I remember moments of intense tingling on my skin, after my imagination took me on a ride then suddenly dropped me back into the present: equally aware of my breath, body, the murmur of thoughts, and the sounds and sights around me. Sometimes I noticed kaleidoscopic colors and lights in the darkness of my closed eyes, other times it was more like looking at nothing. Sometimes I noticed the tender ring of my inner ear, other times I was too caught up in my thoughts to notice any sound. Many times I could focus my attention calmly on my breath for extended periods, balanced there like a man on a tightrope. Other times I would fall from the rope—grasping and flailing through the darkness of my own thoughts, then suddenly: back to the present. Back once again to my body and breath.

Returning Home

On the final day of the retreat, sitting in that vast meditation hall, our teachers announced we would be ending the silence, and saying hello to our fellow meditators, whom we had gotten to “know” but not actually met. During the week we had been told to avoid all but brief glances of eye contact with others. In some sense, the retreat had been a solitary experience for me, and it was not until the end that I found a deeper sense of community.

For the first time, the soft murmur of people’s voices resonated through the meditation hall. I noticed laughter and smiles all around, and a sense of relief as people could finally reach out.

I met one man, a tall and slim guy with a short beard and fading tattoos. He had a bit of wisdom in his eyes and a friendly smile. As I listened to him speak, I tried to anchor myself to the present by staying aware of my breath, and to fully absorb what he was saying without letting my internal voice speak over him. He told me that he got into meditation through a group in Santa Cruz called Dharma Punx. (I recognized the name—it was also the title of a book by Noah Levine, which tells his story of recovery from drug addiction, and blends certain elements of punk rock ethos with the ideals of Buddhism). The man told me that the group in Santa Cruz resonated with him because it presents meditation in a language and culture he can relate to.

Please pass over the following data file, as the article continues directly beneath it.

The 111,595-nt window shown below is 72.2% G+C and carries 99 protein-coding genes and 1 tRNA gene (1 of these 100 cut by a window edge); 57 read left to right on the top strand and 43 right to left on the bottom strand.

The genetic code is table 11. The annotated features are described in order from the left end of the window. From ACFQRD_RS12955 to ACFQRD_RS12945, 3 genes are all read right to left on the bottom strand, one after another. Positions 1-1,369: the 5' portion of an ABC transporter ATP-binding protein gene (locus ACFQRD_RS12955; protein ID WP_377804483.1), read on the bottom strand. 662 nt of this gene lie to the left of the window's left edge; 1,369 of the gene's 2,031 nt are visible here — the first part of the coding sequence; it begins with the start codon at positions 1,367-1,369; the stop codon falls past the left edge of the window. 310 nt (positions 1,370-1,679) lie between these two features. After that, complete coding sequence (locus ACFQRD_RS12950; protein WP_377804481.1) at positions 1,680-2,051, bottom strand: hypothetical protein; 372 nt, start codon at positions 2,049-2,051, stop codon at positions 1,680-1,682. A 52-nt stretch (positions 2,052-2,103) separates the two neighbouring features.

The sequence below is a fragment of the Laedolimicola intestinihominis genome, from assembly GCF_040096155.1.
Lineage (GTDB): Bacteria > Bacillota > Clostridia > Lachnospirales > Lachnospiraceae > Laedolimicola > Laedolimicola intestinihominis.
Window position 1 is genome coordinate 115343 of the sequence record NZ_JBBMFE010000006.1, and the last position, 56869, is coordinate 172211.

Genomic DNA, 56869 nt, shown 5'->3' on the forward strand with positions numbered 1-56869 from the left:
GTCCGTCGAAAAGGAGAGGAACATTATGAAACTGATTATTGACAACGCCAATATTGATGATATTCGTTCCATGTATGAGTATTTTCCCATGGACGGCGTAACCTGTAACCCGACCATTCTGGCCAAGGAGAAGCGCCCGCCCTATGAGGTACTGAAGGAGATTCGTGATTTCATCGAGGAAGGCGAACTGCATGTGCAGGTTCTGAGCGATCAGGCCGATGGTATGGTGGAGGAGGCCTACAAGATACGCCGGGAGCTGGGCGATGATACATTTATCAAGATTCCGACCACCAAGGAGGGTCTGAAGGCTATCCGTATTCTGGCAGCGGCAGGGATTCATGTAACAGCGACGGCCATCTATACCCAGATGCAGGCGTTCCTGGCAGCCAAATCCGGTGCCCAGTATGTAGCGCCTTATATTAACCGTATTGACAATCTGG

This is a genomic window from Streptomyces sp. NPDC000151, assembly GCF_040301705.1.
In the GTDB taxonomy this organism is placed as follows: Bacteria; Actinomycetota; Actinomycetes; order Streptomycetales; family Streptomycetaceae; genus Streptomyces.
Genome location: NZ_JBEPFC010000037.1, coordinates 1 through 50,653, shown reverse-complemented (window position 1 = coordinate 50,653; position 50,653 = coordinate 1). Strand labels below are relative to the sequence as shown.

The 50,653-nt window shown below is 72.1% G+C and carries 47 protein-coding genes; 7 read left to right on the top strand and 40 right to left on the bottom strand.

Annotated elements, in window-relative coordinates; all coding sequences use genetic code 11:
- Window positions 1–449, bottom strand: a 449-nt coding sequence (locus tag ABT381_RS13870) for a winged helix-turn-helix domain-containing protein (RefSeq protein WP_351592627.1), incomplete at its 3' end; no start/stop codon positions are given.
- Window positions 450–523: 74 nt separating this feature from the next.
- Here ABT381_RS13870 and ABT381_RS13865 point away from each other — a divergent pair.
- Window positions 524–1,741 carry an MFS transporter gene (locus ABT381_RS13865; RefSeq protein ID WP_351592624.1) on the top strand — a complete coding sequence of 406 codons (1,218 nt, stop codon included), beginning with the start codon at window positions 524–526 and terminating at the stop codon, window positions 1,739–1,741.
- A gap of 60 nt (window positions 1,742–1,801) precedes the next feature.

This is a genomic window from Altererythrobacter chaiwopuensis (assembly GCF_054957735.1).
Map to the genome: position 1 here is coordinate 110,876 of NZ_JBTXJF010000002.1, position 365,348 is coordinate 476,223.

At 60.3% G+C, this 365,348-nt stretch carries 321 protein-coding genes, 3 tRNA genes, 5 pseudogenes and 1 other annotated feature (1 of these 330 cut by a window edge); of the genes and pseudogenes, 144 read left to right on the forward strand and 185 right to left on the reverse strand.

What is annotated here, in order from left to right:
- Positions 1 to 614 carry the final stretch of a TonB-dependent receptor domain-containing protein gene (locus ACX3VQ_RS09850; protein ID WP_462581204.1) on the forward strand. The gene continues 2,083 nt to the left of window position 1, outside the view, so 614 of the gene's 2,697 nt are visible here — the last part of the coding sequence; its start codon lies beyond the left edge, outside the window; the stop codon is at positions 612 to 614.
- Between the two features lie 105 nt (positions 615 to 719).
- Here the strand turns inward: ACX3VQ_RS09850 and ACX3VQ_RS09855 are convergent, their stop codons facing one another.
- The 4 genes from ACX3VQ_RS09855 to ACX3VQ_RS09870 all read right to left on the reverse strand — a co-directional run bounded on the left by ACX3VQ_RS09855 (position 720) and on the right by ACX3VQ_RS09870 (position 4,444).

He said that he had been on several retreats before. I considered him an expert compared to me. I told him it was my first retreat, and that I was afraid that once I returned home I would be no different, or that I’d just slip back into the same old habits—ceaselessly caught up in thoughts, grasping for pleasure and recoiling from pain. To this he smiled and said, “Yeah, you catch yourself.”